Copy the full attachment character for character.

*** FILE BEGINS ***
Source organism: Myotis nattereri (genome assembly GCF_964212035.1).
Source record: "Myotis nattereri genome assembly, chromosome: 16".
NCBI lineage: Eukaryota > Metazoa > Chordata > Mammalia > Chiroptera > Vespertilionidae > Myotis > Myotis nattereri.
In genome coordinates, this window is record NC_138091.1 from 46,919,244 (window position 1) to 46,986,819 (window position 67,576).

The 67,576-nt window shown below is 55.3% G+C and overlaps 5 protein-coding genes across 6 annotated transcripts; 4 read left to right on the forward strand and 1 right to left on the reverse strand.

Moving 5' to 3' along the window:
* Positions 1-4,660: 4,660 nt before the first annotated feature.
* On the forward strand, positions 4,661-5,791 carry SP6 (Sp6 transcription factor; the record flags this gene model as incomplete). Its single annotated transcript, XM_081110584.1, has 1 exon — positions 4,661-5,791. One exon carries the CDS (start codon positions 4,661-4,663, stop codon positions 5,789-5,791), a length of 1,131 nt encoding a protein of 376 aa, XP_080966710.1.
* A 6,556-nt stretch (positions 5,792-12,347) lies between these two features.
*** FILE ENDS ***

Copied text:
Source organism: Myotis nattereri (genome assembly GCF_964212035.1).
Source record: "Myotis nattereri genome assembly, chromosome: 16".
NCBI lineage: Eukaryota > Metazoa > Chordata > Mammalia > Chiroptera > Vespertilionidae > Myotis > Myotis nattereri.
In genome coordinates, this window is record NC_138091.1 from 46,919,244 (window position 1) to 46,986,819 (window position 67,576).

The 67,576-nt window shown below is 55.3% G+C and overlaps 5 protein-coding genes across 6 annotated transcripts; 4 read left to right on the forward strand and 1 right to left on the reverse strand.

Moving 5' to 3' along the window:
* Positions 1-4,660: 4,660 nt before the first annotated feature.
* On the forward strand, positions 4,661-5,791 carry SP6 (Sp6 transcription factor; the record flags this gene model as incomplete). Its single annotated transcript, XM_081110584.1, has 1 exon — positions 4,661-5,791. One exon carries the CDS (start codon positions 4,661-4,663, stop codon positions 5,789-5,791), a length of 1,131 nt encoding a protein of 376 aa, XP_080966710.1.
* A 6,556-nt stretch (positions 5,792-12,347) lies between these two features.